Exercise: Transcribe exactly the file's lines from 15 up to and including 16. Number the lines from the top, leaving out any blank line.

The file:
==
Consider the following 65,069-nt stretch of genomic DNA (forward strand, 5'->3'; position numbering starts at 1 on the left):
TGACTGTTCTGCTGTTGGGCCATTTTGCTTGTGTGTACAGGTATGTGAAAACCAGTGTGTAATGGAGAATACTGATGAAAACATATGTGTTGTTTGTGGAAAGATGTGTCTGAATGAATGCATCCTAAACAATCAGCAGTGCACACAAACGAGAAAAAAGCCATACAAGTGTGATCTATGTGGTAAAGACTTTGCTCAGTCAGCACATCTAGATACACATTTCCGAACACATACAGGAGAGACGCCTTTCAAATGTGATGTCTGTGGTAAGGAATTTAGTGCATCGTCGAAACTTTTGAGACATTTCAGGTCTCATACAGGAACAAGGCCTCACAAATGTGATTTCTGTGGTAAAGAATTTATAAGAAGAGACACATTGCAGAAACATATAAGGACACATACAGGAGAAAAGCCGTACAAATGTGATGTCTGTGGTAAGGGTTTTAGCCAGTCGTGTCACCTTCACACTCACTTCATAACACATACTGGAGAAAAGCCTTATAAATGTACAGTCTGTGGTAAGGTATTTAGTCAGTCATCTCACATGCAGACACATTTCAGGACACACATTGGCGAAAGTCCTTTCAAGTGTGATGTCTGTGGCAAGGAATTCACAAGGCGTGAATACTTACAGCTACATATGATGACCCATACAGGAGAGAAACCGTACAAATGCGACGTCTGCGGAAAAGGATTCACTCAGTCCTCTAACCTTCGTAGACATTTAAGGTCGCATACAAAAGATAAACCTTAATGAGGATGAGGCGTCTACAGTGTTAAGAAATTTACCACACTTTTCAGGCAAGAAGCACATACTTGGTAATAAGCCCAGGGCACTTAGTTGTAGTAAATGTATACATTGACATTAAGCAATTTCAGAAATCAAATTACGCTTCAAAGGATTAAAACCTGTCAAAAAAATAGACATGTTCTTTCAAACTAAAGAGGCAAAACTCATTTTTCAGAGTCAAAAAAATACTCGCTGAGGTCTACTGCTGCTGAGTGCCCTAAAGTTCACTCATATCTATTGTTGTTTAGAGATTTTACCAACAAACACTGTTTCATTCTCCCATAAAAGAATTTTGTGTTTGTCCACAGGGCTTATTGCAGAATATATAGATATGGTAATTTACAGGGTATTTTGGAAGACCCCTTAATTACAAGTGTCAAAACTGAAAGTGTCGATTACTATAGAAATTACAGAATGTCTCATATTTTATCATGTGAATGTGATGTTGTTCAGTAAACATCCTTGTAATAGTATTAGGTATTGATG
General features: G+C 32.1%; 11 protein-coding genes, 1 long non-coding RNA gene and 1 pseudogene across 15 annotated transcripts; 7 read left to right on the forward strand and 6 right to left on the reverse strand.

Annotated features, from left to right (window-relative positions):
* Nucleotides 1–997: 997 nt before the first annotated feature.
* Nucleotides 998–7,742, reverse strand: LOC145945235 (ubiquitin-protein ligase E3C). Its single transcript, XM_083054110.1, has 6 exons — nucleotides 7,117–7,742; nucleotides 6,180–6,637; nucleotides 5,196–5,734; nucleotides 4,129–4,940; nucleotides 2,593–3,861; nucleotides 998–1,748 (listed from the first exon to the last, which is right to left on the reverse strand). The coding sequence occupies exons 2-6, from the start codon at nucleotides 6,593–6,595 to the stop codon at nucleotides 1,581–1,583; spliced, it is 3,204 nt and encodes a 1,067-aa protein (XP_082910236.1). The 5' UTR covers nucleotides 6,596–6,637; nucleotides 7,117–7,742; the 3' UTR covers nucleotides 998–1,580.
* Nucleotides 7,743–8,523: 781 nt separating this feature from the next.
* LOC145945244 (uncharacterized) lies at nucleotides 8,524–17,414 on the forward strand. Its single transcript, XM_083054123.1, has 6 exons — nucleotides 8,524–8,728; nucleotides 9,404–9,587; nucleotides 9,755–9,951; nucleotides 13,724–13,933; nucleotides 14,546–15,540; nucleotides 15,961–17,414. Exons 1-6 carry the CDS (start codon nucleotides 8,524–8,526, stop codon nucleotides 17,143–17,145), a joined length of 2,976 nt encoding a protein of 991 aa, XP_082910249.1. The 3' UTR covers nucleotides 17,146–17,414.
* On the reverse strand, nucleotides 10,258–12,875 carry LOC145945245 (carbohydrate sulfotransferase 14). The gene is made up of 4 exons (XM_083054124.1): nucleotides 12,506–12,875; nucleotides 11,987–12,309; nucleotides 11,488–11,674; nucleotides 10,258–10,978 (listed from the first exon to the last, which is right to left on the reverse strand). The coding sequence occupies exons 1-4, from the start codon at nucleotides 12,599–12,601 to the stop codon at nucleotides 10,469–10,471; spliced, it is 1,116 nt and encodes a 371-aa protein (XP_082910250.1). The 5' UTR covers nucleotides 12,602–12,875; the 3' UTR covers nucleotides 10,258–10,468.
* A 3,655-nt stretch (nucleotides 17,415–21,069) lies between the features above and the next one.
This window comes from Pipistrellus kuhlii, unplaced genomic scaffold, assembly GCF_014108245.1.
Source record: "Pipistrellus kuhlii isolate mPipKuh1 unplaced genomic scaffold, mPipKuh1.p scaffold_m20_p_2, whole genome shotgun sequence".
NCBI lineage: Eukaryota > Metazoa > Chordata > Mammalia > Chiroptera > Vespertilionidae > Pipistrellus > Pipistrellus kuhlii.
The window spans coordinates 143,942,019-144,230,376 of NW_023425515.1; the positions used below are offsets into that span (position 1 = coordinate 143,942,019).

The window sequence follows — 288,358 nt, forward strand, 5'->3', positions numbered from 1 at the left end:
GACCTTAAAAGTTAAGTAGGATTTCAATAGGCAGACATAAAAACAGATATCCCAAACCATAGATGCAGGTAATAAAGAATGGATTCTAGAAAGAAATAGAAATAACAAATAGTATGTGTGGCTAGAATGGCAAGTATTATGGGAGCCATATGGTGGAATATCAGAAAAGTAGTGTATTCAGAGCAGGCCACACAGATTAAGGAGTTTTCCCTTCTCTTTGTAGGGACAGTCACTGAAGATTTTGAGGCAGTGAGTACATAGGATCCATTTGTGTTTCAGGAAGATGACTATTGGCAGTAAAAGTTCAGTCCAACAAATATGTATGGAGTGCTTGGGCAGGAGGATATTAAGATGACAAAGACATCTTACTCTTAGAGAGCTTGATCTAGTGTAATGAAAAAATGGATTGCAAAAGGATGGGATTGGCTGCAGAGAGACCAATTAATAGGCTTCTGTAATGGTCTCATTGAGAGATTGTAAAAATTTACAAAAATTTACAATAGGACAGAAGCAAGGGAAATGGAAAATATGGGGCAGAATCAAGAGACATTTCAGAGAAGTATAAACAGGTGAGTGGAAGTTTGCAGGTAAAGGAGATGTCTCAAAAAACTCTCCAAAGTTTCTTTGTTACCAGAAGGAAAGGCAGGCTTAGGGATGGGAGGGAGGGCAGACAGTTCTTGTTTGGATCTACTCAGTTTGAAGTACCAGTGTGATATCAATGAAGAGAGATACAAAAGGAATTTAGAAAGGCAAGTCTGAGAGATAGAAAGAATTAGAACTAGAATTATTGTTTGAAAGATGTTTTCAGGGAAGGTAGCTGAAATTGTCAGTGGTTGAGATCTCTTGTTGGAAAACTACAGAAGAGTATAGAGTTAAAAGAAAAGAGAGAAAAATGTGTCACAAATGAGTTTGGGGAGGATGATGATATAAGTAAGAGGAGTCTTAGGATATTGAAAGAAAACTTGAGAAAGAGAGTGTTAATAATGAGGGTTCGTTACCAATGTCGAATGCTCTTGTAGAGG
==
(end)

The window sequence follows — 288,358 nt, forward strand, 5'->3', positions numbered from 1 at the left end:
GACCTTAAAAGTTAAGTAGGATTTCAATAGGCAGACATAAAAACAGATATCCCAAACCATAGATGCAGGTAATAAAGAATGGATTCTAGAAAGAAATAGAAATAACAAATAGTATGTGTGGCTAGAATGGCAAGTATTATGGGAGCCATATGGTGGAATATCAGAAAAGTAGTGTATTCAGAGCAGGCCACACAGATTAAGGAGTTTTCCCTTCTCTTTGTAGGGACAGTCACTGAAGATTTTGAGGCAGTGAGTACATAGGATCCATTTGTGTTTCAGGAAGATGACTATTGGCAGTAAAAGTTCAGTCCAACAAATATGTATGGAGTGCTTGGGCAGGAGGATATTAAGATGACAAAGACATCTTACTCTTAGAGAGCTTGATCTAGTGTAATGAAAAAATGGATTGCAAAAGGATGGGATTGGCTGCAGAGAGACCAATTAATAGGCTTCTGTAATGGTCTCATTGAGAGATTGTAAAAATTTACAAAAATTTACAATAGGACAGAAGCAAGGGAAATGGAAAATATGGGGCAGAATCAAGAGACATTTCAGAGAAGTATAAACAGGTGAGTGGAAGTTTGCAGGTAAAGGAGATGTCTCAAAAAACTCTCCAAAGTTTCTTTGTTACCAGAAGGAAAGGCAGGCTTAGGGATGGGAGGGAGGGCAGACAGTTCTTGTTTGGATCTACTCAGTTTGAAGTACCAGTGTGATATCAATGAAGAGAGATACAAAAGGAATTTAGAAAGGCAAGTCTGAGAGATAGAAAGAATTAGAACTAGAATTATTGTTTGAAAGATGTTTTCAGGGAAGGTAGCTGAAATTGTCAGTGGTTGAGATCTCTTGTTGGAAAACTACAGAAGAGTATAGAGTTAAAAGAAAAGAGAGAAAAATGTGTCACAAATGAGTTTGGGGAGGATGATGATATAAGTAAGAGGAGTCTTAGGATATTGAAAGAAAACTTGAGAAAGAGAGTGTTAATAATGAGGGTTCGTTACCAATGTCGAATGCTCTTGTAGAGG